I am always keeping an eye out for instances of feminism breaking through to mainstream culture. So when Netflix decided to make its biggest payment ever of $10 million to buy the rights to Knock Down the House, I was eager to learn about how this film came about. How did this relatively new film team suddenly find itself poised to reach Netflix’s estimated 148 million subscribers?
Knock Down the House follows four progressive women who made it into the U.S. Congress in the 2018 elections, inviting viewers to witness the progression of their historic journeys into politics. Just weeks ago, it won Best Documentary Film for 2019 at the Sundance Film Festival.
In 2014, Sweden made waves by becoming the first country across the globe to adopt an explicitly feminist foreign policy. Drawing both controversy and acclaim, the foreign policy was the first of its kind to focus so pointedly on international gender equality across every level of government. Since Swedish Prime Minister Stefan Lofven was confirmed to a second term on Jan. 18, 2019, activists have called for even more emphasis on continuing the successes of the feminist foreign policy.
But what exactly is a feminist foreign policy? In Sweden’s case, the policy focused on funding initiatives across the three “Rs” in which women tend to be underserved and neglected: resources, representation, and rights. Donors who are interested in promoting gender equality through their efforts and outreach can look to the Swedish model of feminist foreign policy to know where to begin.
“There’s a time and place just for grants, and there’s a time and place for gender lens investing, but if you can find that sweet spot where they come together, that’s what gets me going,” says Katherine Pease, Managing Director and Head of Impact Strategies for Cornerstone Capital.
For Pease, the two strategies of gender lens grantmaking and gender lens investing can play a complementary role, particularly when using the Donor Advised Fund (DAF) as an investment vehicle. For women’s funds and foundations, Pease sees an expanding use of DAFs to create new ways to reach women at all levels of society with resources to grow their power.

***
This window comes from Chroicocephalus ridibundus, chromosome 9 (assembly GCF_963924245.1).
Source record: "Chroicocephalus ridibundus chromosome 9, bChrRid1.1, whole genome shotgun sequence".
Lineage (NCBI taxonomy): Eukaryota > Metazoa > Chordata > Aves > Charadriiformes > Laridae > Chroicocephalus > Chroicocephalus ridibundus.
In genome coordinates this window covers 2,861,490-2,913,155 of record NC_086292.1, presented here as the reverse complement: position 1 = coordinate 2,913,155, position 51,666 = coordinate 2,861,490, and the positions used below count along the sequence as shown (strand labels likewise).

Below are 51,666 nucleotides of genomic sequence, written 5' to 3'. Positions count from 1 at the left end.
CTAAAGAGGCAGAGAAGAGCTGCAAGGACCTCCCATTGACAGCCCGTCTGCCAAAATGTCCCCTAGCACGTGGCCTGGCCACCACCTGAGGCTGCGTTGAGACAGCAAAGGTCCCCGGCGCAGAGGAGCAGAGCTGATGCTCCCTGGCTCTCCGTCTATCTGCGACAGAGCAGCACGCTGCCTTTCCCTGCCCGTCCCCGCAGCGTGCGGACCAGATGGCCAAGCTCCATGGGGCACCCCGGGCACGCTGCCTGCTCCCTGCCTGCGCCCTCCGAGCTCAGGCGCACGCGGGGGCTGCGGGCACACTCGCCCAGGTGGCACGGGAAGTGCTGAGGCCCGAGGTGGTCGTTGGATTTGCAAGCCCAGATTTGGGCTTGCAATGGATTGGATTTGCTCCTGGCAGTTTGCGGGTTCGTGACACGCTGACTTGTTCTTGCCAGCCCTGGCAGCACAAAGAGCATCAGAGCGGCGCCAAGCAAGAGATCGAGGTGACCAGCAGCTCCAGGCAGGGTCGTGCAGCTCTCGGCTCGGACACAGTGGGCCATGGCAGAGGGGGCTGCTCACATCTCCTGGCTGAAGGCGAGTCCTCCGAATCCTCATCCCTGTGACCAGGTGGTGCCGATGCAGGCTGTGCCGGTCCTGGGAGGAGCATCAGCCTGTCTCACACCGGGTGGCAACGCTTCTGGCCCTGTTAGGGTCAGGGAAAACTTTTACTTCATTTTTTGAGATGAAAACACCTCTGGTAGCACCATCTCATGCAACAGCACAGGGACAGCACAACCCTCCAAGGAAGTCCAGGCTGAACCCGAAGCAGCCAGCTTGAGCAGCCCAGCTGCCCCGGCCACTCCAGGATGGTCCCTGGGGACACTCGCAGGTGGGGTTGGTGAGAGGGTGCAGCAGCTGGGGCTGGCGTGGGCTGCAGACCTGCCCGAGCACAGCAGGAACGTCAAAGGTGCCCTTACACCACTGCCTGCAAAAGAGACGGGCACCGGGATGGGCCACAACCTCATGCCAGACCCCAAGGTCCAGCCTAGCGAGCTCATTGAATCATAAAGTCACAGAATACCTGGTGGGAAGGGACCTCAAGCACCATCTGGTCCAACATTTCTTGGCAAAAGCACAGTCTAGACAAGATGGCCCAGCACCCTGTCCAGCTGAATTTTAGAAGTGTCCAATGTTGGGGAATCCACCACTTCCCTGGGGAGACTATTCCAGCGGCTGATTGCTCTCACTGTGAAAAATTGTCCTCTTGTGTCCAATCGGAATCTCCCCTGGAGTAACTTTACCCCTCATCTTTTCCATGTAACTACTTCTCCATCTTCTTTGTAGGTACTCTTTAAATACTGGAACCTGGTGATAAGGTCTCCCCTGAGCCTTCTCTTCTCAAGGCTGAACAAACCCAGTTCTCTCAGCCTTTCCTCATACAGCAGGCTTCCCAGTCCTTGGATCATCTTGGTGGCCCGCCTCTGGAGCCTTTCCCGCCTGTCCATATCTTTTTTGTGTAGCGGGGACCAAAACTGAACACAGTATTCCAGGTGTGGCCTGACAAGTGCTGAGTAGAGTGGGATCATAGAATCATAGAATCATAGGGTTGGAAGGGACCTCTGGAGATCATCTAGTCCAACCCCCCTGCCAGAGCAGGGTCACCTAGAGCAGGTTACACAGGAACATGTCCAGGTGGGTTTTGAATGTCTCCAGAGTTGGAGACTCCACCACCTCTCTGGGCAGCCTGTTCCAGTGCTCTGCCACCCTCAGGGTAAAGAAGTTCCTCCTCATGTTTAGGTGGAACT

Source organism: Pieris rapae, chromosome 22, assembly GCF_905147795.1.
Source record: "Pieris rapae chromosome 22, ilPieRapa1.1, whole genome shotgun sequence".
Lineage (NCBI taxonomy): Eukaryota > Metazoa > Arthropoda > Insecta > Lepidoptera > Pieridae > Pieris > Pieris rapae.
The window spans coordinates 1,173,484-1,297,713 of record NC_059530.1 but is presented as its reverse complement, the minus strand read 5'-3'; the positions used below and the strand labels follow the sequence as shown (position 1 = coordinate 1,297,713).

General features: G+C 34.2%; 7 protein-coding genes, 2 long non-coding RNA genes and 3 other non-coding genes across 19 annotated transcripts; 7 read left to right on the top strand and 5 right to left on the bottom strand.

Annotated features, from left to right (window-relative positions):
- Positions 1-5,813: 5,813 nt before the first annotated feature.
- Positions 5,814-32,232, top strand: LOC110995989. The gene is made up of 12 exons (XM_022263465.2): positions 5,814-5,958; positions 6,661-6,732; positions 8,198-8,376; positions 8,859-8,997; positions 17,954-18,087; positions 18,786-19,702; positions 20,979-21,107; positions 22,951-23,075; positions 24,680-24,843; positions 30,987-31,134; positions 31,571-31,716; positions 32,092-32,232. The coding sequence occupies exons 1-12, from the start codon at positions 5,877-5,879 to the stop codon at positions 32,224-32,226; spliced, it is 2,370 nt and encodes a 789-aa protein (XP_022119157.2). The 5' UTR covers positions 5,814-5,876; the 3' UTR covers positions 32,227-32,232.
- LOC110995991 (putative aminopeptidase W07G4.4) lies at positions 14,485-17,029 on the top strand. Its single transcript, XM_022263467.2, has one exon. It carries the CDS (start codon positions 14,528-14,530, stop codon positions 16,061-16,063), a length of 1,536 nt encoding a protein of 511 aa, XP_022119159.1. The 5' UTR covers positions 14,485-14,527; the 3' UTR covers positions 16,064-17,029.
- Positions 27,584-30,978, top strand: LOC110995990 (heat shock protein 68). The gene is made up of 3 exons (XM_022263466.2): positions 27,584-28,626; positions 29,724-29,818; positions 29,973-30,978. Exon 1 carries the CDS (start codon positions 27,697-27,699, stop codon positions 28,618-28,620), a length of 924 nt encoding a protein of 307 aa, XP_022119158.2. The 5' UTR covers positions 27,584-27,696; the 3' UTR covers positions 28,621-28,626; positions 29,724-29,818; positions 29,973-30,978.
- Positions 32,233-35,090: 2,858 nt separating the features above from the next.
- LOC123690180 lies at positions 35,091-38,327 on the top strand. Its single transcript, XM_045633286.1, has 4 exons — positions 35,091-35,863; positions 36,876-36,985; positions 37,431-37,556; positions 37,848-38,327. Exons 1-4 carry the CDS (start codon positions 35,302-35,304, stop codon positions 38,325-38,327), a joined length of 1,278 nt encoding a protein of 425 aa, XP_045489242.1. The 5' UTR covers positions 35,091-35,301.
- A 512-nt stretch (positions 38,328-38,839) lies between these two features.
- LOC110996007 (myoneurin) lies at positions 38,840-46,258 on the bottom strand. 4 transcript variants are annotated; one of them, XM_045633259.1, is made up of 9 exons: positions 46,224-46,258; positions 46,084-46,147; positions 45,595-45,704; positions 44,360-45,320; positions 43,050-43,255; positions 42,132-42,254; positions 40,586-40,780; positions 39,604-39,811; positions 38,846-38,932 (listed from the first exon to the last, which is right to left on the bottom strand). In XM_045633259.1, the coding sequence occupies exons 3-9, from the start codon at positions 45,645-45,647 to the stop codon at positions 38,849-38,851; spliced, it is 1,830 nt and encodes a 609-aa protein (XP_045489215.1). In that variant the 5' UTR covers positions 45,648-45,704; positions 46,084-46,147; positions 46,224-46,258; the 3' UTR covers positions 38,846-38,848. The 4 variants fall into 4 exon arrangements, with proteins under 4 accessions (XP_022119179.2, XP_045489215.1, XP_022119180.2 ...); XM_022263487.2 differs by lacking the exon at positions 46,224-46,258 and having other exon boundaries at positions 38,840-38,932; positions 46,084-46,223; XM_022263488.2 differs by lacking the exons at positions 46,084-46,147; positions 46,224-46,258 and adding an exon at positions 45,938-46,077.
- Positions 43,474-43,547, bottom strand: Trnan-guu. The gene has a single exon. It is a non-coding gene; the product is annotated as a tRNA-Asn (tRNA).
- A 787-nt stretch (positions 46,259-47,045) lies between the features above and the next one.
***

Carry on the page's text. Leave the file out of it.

With the fight to keep abortion safe and legal increasingly under threat, fundraising expert Kathy LeMay of Raising Change recently hosted a webinar with leaders from the National Abortion Federation. The goal of the webinar was to help philanthropists take action to support the abortion providers, during increasingly hostile times for providing these vital services.
Kathy introduced the Very Reverend Katherine Ragsdale, former President of the Episcopal Divinity School and Interim President and CEO of the National Abortion Federation. (Longtime CEO of NAF, Vicki Saporta, who put in 23 years at the helm of NAF, announced her retirement this past year.)
Despite the prevalence of the sexual exploitation of women and girls, gender-based violence funding accounts for just 1.8% of all foundation giving. And even within that small percentage, the majority of funds go to domestic violence, with commercial sexual exploitation often remaining neglected.
To bridge that crucial gap, the NoVo Foundation recently announced a $10 million, 3-year funding commitment for U.S.-based programs. The funding will go to programs that are aimed at “opening exit ramps” and “closing on-ramps” to the commercial sex trade–or, as it’s often called, The Life.
This week, Rachel’s Network launched the Catalyst Award as a new way to build women’s leadership in environmental work. The awards will recognize as many as five women of color who are making a significant impact on environmental issues in communities across the United States.